Contemporary music plays a major role in all Young Euro Classic projects. The Festival offers a platform for contemporary music and also commissions new works from young composers.
From its very beginning, Young Euro Classic has had the goal of giving contemporary music a platform, and this profound conviction means that the festival of the world’s best youth orchestras never allows its ties to contemporary music production, tomorrow’s composers and new works around the world slacken. In this context, the festival’s motto “Tomorrow’s musicians today” expands to include “tomorrow’s music today”: year after year, Young Euro Classic supports the creation of a remarkably diverse range of artful new sounds, and its European Composer Award throws a special spotlight on today’s colourful new music scene and the ever-increasing diversity of contemporary music.
The European Composer Award is donated by the Governing Mayor of Berlin as part of Young Euro Classic. The prize goes to the best world premiere or German premiere presented at the festival. The decision who receives the prize and its cash value of 5,000 € is made by a volunteer jury composed of ten music-loving laymen plus a chairman.
If you want to form part of the audience jury, please apply in July for the coming season, and take this chance to experience and judge today’s international young composers!
European Composer Award
At the festival Young Euro Classic the Mayor of Berlin presents the European Composer Award to the most deserving candidate.
The award is given in recognition of the festival’s best world premiere or German premiere. It is endowed with 5.000 euros. An 11-member audience jury determines the winner.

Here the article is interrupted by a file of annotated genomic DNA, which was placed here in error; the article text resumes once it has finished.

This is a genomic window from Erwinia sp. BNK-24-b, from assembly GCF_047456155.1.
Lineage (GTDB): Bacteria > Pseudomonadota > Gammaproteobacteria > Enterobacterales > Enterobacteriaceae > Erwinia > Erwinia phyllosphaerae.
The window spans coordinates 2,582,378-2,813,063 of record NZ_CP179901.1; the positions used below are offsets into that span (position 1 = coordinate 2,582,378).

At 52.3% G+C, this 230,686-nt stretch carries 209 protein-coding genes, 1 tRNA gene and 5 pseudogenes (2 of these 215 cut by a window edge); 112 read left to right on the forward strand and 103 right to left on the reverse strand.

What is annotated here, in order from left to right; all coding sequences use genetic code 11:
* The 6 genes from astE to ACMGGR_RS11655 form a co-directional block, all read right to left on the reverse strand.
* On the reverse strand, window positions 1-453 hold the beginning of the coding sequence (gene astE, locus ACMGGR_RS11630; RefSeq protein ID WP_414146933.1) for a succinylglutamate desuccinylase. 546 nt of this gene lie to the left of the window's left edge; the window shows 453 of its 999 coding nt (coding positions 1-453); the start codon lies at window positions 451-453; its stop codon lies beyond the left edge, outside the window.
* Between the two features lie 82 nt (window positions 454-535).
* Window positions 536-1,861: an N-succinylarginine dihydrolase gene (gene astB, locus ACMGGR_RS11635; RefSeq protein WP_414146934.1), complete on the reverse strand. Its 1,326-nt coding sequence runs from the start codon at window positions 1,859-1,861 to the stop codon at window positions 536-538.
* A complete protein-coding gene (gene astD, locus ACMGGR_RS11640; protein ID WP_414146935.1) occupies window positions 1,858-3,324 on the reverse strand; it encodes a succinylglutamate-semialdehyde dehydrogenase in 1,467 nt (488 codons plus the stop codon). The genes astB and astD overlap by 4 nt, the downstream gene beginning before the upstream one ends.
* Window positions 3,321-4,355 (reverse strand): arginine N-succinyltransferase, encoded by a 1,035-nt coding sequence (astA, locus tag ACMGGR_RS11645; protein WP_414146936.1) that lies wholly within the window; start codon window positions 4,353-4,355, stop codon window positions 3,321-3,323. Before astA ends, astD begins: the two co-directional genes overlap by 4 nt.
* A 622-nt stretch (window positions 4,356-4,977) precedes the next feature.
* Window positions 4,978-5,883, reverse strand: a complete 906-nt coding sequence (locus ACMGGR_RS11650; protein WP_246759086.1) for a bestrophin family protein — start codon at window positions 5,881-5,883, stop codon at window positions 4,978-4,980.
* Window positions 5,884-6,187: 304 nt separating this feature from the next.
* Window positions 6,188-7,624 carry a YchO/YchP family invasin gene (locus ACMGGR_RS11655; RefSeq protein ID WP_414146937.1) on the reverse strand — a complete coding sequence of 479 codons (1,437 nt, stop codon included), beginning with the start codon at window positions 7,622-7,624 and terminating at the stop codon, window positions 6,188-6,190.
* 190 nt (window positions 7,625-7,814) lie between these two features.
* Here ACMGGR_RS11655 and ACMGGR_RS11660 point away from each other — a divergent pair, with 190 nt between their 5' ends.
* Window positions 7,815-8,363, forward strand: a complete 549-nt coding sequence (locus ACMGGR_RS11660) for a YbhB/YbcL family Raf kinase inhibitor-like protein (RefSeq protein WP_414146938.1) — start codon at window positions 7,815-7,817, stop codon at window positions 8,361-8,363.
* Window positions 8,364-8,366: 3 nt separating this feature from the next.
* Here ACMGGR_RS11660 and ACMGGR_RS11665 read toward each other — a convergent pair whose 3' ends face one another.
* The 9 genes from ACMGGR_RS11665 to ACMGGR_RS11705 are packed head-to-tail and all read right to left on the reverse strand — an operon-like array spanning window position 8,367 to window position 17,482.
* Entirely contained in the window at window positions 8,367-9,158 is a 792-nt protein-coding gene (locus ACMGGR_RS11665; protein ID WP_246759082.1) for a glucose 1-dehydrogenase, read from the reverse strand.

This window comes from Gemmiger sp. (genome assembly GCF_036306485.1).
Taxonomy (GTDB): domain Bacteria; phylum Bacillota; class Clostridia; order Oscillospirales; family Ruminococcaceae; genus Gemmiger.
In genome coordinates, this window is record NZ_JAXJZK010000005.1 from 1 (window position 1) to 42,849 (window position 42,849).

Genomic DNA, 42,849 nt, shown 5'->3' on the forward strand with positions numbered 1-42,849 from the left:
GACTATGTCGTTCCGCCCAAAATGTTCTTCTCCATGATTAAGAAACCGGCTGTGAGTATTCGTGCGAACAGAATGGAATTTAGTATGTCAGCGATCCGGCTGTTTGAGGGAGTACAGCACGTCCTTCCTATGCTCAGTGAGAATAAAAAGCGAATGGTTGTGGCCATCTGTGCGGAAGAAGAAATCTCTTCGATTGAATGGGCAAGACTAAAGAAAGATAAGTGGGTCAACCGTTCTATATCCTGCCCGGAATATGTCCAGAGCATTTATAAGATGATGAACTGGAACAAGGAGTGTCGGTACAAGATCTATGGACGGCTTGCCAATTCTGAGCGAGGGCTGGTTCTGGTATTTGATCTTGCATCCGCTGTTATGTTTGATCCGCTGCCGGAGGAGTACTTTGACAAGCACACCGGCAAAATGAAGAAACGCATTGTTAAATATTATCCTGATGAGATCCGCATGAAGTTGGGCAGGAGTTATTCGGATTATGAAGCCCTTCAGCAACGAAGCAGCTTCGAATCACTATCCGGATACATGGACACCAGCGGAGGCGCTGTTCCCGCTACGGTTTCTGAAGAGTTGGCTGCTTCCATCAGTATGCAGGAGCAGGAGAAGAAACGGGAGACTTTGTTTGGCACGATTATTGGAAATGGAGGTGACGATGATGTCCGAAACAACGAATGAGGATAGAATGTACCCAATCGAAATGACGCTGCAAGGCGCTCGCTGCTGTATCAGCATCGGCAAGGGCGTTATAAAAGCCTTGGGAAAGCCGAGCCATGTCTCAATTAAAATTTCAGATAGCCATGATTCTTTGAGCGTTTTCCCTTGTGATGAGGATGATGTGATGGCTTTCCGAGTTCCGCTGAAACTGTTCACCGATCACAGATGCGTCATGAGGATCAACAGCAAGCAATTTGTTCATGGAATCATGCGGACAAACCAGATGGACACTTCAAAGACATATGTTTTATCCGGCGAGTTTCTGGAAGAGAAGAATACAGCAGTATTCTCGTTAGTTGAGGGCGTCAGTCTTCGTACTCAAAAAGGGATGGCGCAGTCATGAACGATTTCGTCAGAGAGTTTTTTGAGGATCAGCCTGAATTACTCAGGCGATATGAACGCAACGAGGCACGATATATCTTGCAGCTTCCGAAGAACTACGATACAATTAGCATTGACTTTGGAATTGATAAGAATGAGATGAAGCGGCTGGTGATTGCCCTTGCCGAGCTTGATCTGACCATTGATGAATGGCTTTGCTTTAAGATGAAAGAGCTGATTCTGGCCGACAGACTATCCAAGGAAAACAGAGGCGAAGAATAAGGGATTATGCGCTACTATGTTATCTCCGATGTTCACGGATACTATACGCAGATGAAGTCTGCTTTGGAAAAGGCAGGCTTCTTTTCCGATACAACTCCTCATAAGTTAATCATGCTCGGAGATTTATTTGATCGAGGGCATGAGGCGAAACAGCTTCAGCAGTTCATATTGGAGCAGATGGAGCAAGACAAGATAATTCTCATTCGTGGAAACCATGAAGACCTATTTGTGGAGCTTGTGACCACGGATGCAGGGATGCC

European Composer Award 2016
Liisa Hirsch Wins Award for her Work Mechanics of Flying
The 2016 European Composer Award went to Liisa Hirsch, an Estonian composer, for her work Mechanics of Flying, which had its world premiere in Berlin as part of Young Euro Classic.
Commenting on its choice, the jury praised the “wonderful evocation of moods in the hall and the ethereal atmosphere created by layered overtones. The main auditorium of the Konzerthaus was filled with shimmering, whirring sounds.” The composer’s ability to evoke a full, round sound from the orchestra is impressive. She demands concentration and mindfulness in equal parts from her audience, “avoiding the current tyranny of being overwhelmed and overcome.” Liisa Hirsch foregoes any cheap effects, developing movements of great subtlety instead.
The Estonian composer Liisa Hirsch, born in 1984, studied with Toivo Tolev at the Estonian Music Academy in Tallinn and with Peter Adriaansz and Cornelis de Bondt at the Royal Conservatory in The Hague. Hirsch’s musical interests are broad; thus, she composed works not only for solo instruments (Page One for piano, 2003), but also film music (Elisabeth von Ungern Sternmeer, 2011), ballet (Taivaltajat, 2014), theatre (The Sun Worshippers, 2012) and puppet theatre (Lemonade Tale, 2013). In 2015 she caused a stir with her composition Ascending…Descending for violin and strings at the International Rostrum of Composers. Hirsch’s music is characterized by its meditative intensity, created not least by her conscious use of micro-intervals and noise-like clusters.